Aspen zone avalanche danger is considerable
A massive avalanche occurred sometime Monday night or Tuesday morning in Maroon Bowl, highlighting just how unstable the snow currently is in the backcountry. The slide occurred naturally and no one was injured.
Brian McCall, forecaster for the Colorado Avalanche Information Center (CAIC), estimated that the slide traveled 3,200 feet and reached Maroon Creek.
It was an impressive avalanche with three aspects involved — on the north, northwest and west facing slopes. It also broke nearly to the ground, reaching the weak layer at the bottom of the snowpack. Maroon Bowl is located adjacent to Aspen Highlands and the breakage points were clearly visible to those hiking Highland Bowl on Tuesday morning.
“It’s one of the bigger ones I’ve seen,” McCall said.
He noted that the weak layer in the snowpack was created by weather conditions during the early part of the season.
Couple that with high winds after midnight and a foot of fresh snow, and conditions were ripe in Maroon Bowl, he said.
CAIC forecasters expect that the spring storm is expected to continue through tonight before easing up Thursday. The avalanche danger for the Aspen zone is considerable.
“I wouldn’t be surprised to see more avalanches,” in the backcountry, McCall said.
He added that the Summit County zone is under high danger for avalanches, and there have been a few slides there in recent days.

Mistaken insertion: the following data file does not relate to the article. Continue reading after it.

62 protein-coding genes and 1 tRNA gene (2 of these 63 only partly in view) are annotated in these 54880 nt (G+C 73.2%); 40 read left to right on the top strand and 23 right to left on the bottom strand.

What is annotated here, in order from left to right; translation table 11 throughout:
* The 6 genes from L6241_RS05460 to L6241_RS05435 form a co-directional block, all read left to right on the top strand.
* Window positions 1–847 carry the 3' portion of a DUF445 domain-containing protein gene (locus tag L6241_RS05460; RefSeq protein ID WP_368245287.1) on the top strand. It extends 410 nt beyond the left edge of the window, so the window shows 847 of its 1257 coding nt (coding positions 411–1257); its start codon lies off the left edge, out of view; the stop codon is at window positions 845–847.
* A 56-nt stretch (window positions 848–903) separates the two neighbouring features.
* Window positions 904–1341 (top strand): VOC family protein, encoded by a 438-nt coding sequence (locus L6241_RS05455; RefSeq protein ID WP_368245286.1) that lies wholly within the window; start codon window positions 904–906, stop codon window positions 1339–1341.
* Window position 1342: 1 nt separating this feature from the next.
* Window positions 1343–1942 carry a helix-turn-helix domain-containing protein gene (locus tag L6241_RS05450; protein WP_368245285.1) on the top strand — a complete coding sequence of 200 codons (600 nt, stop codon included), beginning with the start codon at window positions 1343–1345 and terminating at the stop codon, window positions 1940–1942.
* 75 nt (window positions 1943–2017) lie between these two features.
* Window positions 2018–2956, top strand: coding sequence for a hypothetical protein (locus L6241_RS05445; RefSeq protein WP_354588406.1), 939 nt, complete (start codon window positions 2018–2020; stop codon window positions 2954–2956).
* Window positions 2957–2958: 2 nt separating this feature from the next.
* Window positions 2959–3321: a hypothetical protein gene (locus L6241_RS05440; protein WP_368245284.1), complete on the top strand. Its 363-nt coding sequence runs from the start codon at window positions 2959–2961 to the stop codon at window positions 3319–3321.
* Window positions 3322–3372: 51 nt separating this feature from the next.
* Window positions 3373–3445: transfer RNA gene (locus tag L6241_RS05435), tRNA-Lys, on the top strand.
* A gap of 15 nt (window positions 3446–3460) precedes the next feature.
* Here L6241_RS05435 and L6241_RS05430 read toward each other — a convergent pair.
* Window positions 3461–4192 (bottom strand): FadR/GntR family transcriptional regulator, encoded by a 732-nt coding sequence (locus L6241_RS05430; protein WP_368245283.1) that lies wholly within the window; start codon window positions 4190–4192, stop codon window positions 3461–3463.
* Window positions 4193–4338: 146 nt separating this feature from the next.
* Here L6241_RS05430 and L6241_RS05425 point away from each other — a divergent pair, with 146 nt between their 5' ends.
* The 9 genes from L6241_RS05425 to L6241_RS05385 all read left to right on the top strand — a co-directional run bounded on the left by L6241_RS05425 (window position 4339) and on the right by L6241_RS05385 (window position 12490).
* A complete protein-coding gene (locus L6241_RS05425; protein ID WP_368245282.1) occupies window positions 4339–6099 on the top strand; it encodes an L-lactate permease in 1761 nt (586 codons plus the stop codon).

McCall said he would be very leery about going into the backcountry right now, especially on northeast and northwest facing slopes.
He said it’s been an interesting spring with all of the late-season storms, when backcountry enthusiasts are typically in search of corn skiing in April. That activity will likely be happening in May at this point, he said.
“I haven’t seen the typical springtime traffic” in the backcountry because people are aware of the danger lurking, he said.
The CAIC’s website said, “in the terrain surrounding Independence Pass, Ashcroft and the Castle and Maroon Creek valleys, as well as other areas to the north and east within the Aspen zone, deep persistent slabs are a significant concern again. This problem has plagued the Aspen zone since early March and it will continue today. ... The deeply buried weak layers are most problematic on upper-elevation slopes that face northwest through east, where snowpack is still cold and winter-like. The recent new snow and wind loading will have stressed that lower snowpack weak layer again and large natural or triggered deep slab avalanches could occur today, especially on north through east aspect above treeline.”